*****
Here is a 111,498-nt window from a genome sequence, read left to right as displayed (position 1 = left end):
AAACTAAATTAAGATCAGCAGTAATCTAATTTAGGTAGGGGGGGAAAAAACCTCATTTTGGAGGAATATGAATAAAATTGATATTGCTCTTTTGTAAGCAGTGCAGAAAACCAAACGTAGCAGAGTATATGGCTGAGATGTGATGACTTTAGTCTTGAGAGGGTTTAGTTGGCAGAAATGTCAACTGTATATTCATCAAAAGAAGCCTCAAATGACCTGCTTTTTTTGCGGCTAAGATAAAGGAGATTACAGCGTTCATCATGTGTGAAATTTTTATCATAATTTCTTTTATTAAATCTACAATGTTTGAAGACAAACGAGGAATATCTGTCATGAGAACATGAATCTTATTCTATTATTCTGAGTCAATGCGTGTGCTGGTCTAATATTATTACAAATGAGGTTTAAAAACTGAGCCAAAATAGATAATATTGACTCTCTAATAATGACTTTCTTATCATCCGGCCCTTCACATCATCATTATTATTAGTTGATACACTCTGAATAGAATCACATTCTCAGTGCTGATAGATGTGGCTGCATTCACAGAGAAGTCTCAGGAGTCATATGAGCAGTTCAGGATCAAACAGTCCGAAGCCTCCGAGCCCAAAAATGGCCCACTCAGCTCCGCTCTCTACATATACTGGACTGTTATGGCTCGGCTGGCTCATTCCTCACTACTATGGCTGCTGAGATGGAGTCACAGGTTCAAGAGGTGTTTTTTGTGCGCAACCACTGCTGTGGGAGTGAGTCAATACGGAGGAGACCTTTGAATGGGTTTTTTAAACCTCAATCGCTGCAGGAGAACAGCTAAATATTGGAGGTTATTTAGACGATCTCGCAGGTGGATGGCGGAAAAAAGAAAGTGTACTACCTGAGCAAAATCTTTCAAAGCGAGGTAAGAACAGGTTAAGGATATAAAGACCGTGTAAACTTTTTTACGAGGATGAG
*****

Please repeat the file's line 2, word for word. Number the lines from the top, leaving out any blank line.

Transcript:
AAACTAAATTAAGATCAGCAGTAATCTAATTTAGGTAGGGGGGGAAAAAACCTCATTTTGGAGGAATATGAATAAAATTGATATTGCTCTTTTGTAAGCAGTGCAGAAAACCAAACGTAGCAGAGTATATGGCTGAGATGTGATGACTTTAGTCTTGAGAGGGTTTAGTTGGCAGAAATGTCAACTGTATATTCATCAAAAGAAGCCTCAAATGACCTGCTTTTTTTGCGGCTAAGATAAAGGAGATTACAGCGTTCATCATGTGTGAAATTTTTATCATAATTTCTTTTATTAAATCTACAATGTTTGAAGACAAACGAGGAATATCTGTCATGAGAACATGAATCTTATTCTATTATTCTGAGTCAATGCGTGTGCTGGTCTAATATTATTACAAATGAGGTTTAAAAACTGAGCCAAAATAGATAATATTGACTCTCTAATAATGACTTTCTTATCATCCGGCCCTTCACATCATCATTATTATTAGTTGATACACTCTGAATAGAATCACATTCTCAGTGCTGATAGATGTGGCTGCATTCACAGAGAAGTCTCAGGAGTCATATGAGCAGTTCAGGATCAAACAGTCCGAAGCCTCCGAGCCCAAAAATGGCCCACTCAGCTCCGCTCTCTACATATACTGGACTGTTATGGCTCGGCTGGCTCATTCCTCACTACTATGGCTGCTGAGATGGAGTCACAGGTTCAAGAGGTGTTTTTTGTGCGCAACCACTGCTGTGGGAGTGAGTCAATACGGAGGAGACCTTTGAATGGGTTTTTTAAACCTCAATCGCTGCAGGAGAACAGCTAAATATTGGAGGTTATTTAGACGATCTCGCAGGTGGATGGCGGAAAAAAGAAAGTGTACTACCTGAGCAAAATCTTTCAAAGCGAGGTAAGAACAGGTTAAGGATATAAAGACCGTGTAAACTTTTTTACGAGGATGAG